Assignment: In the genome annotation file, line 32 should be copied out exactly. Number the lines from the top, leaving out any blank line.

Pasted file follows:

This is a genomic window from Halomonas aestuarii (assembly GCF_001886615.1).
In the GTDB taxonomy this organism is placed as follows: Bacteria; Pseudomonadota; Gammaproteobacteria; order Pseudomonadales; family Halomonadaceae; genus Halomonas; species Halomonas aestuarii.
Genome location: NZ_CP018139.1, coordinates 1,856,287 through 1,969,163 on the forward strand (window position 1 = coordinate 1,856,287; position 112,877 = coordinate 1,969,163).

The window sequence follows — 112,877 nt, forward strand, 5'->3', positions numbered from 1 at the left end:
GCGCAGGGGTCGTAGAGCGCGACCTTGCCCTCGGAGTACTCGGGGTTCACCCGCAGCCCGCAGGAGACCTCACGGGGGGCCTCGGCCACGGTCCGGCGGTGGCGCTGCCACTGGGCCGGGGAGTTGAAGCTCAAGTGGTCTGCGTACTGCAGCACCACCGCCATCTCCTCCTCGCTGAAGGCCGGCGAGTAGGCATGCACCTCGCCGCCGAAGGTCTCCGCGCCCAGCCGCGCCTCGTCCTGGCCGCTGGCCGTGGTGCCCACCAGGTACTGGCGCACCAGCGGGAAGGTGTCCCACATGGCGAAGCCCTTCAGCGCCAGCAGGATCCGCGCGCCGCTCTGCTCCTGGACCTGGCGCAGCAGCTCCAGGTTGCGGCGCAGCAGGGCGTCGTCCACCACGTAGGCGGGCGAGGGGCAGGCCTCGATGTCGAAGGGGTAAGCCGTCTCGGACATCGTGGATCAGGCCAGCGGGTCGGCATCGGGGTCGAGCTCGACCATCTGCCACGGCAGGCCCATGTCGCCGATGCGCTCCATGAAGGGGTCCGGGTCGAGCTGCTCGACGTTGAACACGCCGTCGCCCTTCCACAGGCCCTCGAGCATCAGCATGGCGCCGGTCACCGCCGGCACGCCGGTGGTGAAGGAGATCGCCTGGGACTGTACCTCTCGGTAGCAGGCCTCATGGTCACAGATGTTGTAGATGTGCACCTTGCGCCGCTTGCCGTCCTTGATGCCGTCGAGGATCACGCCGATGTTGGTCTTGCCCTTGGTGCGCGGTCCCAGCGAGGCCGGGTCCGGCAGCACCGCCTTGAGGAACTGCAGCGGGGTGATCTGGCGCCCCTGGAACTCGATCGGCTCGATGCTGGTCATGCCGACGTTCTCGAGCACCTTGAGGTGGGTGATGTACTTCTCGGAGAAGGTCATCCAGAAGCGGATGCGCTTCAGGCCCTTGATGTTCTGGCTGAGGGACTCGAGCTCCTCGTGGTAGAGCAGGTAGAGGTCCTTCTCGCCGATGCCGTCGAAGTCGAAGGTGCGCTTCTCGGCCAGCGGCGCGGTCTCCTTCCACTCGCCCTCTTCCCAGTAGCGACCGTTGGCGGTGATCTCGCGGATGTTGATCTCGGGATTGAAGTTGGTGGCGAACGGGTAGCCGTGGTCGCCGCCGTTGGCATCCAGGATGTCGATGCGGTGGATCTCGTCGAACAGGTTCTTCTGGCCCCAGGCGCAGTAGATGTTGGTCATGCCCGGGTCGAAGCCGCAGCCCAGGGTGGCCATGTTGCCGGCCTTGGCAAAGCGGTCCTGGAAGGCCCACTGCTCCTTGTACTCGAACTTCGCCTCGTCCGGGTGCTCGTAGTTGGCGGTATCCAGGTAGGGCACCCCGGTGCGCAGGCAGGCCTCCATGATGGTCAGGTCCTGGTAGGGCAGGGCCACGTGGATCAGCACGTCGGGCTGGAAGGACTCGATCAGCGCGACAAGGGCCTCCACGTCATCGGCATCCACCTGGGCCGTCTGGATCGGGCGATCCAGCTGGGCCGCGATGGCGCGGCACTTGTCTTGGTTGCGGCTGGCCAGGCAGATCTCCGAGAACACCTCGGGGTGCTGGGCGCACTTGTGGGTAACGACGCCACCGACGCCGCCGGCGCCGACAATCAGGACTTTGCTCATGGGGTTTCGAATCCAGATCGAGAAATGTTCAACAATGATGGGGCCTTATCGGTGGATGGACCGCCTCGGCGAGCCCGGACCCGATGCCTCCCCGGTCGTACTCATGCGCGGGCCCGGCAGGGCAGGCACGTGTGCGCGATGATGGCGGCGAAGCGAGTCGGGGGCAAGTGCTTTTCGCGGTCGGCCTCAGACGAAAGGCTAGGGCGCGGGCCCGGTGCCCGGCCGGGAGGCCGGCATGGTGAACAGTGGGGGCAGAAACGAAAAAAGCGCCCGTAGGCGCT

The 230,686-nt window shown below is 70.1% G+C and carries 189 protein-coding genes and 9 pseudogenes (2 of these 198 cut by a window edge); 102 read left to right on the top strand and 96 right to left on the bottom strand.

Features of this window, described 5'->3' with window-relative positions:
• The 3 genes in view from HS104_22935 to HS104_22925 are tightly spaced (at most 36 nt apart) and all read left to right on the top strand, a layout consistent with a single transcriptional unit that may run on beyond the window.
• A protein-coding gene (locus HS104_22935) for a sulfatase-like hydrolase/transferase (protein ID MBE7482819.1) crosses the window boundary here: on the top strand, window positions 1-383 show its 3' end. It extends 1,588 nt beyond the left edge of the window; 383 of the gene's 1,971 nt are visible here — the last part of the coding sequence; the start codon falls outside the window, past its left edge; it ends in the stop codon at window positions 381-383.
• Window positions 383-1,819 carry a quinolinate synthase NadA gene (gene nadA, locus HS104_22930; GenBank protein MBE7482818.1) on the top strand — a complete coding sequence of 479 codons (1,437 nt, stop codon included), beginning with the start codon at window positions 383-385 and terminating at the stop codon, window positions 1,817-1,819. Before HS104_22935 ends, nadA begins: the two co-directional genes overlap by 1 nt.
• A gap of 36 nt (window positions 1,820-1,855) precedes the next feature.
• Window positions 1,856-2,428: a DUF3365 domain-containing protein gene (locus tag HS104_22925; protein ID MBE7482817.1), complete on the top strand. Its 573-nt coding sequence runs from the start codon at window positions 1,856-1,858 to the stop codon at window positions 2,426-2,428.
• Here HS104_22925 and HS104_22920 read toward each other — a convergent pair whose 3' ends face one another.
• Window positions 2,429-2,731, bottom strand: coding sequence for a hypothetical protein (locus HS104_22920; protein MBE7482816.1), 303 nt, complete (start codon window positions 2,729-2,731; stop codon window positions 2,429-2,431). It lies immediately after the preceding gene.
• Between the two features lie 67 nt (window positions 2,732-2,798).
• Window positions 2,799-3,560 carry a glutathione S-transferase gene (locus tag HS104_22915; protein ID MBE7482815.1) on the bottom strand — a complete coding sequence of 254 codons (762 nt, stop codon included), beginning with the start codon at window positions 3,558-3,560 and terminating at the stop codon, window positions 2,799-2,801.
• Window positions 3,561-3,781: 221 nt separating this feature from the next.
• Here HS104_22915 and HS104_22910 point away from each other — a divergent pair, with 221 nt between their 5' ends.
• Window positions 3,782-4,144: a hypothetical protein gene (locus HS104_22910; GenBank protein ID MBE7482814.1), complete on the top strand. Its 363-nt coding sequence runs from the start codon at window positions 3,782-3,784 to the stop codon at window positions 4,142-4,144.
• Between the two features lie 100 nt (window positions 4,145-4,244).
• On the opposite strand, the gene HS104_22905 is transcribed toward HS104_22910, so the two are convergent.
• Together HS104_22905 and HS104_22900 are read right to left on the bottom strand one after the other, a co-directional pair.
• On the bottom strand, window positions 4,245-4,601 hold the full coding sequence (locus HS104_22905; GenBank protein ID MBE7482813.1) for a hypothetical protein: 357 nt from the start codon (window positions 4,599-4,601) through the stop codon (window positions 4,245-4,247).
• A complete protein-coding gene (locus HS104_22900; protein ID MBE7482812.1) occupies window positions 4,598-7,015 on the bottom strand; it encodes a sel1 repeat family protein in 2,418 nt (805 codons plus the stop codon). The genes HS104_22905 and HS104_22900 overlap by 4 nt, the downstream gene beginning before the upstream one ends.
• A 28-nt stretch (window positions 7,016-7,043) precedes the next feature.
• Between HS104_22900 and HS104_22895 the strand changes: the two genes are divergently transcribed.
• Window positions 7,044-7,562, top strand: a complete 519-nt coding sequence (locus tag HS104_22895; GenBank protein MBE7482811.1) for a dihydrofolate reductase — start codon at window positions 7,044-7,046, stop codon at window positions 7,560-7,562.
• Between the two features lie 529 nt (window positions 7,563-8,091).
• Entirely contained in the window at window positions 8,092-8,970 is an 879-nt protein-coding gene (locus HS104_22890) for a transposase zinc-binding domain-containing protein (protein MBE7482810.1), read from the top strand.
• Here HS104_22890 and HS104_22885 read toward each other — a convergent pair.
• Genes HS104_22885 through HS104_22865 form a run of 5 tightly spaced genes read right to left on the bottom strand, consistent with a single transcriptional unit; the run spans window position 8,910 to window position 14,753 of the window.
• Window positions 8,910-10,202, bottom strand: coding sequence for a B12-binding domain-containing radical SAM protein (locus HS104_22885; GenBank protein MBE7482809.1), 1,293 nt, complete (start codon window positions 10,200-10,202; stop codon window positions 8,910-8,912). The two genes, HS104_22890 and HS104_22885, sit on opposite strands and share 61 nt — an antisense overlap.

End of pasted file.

• Window positions 8,910-10,202, bottom strand: coding sequence for a B12-binding domain-containing radical SAM protein (locus HS104_22885; GenBank protein MBE7482809.1), 1,293 nt, complete (start codon window positions 10,200-10,202; stop codon window positions 8,910-8,912). The two genes, HS104_22890 and HS104_22885, sit on opposite strands and share 61 nt — an antisense overlap.